Hull Plantations round barrows
List Entry Summary
This monument is scheduled under the Ancient Monuments and Archaeological Areas Act 1979 as amended as it appears to the Secretary of State to be of national importance. This entry is a copy, the original is held by the Department for Culture, Media and Sport.
Name: Hull Plantations round barrows
List entry Number: 1003330
The monument may lie within the boundary of more than one authority.
District Type: District Authority
National Park: Not applicable to this List entry.
Grade: Not applicable to this List entry.
Date first scheduled: 25-Feb-1948
Date of most recent amendment: Not applicable to this List entry.
Legacy System Information
The contents of this record have been generated from a legacy data system.
Legacy System: RSM - OCN
UID: GC 136
This list entry does not comprise part of an Asset Grouping. Asset Groupings are not part of the official record but are added later for information.
List entry Description
Summary of Monument
Round barrow cemetery 680m north west of Luckley Farm.
Reasons for Designation
Round barrow cemeteries date to the Bronze Age (c.2000-700 BC). They comprise closely-spaced groups of up to 30 round barrows - rubble or earthen mounds covering single or multiple burials. Most cemeteries developed over a considerable period of time, often many centuries, and in some cases acted as a focus for burials as late as the early medieval period. They exhibit considerable diversity of burial rite, plan and form, frequently including several different types of round barrow, occasionally associated with earlier long barrows. Where large scale investigation has been undertaken around them, contemporary or later "flat" burials between the barrow mounds have often been revealed. Round barrow cemeteries occur across most of lowland Britain, with a marked concentration in Wessex. In some cases, they are clustered around other important contemporary monuments such as henges. Often occupying prominent locations, they are a major historic element in the modern landscape, whilst their diversity and their longevity as a monument type provide important information on the variety of beliefs and social organisation amongst early prehistoric communities. They are particularly representative of their period.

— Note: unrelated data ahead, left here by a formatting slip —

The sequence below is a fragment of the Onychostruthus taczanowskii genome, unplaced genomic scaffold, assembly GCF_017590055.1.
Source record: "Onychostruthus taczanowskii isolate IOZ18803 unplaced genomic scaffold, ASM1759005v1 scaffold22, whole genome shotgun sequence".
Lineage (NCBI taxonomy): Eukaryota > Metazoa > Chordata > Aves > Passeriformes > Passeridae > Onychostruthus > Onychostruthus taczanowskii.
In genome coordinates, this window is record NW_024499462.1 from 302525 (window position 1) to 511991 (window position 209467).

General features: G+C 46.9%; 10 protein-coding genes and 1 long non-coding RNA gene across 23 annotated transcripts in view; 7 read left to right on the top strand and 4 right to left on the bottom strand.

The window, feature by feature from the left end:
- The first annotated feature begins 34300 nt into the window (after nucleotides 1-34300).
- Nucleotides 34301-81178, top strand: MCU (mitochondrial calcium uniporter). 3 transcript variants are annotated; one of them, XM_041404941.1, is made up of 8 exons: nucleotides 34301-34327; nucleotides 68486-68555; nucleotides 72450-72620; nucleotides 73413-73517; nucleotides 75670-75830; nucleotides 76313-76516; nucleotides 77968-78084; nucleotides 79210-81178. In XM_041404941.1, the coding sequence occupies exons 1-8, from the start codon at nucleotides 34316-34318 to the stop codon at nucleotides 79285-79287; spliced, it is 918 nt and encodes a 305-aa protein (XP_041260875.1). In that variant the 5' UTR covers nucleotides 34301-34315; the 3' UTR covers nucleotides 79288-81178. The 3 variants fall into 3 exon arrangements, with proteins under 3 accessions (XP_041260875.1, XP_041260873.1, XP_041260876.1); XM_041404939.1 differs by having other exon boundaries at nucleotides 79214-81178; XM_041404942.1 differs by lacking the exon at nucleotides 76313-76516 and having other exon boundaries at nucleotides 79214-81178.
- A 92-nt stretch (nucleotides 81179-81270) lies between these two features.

Despite extensive scrub growth the barrows which form the round barrow cemetery 680m north west of Luckley Farm survive well and will contain archaeological and environmental evidence relating to their construction, relative chronologies, territorial significance, social organisation, ritual and funerary practices and overall landscape context.
This record was the subject of a minor enhancement on 10 July 2015. This record has been generated from an "old county number" (OCN) scheduling record. These are monuments that were not reviewed under the Monuments Protection Programme and are some of our oldest designation records.
The monument includes a round barrow cemetery of eight bowl barrows in two discrete groups of four situated on the upper northern valley slopes of the River Dikler. The barrows survive as circular mounds surrounded by quarry ditches from which the construction material was derived, some of the ditches are visible and some are preserved as buried features. The barrow mounds vary in size from 9m up to 20m in diameter and from 0.7m up to 2m high. At least three have visible ditches and one mound is crescent-shaped being best preserved on the eastern side and two are conjoined by their ditches. The two groups are approximately 30m apart.
Further archaeological remains in the vicinity are the subject of separate schedulings.
National Grid Reference: SP 15580 29228
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This copy shows the entry on 14-Aug-2018 at 03:24:09.
End of official listing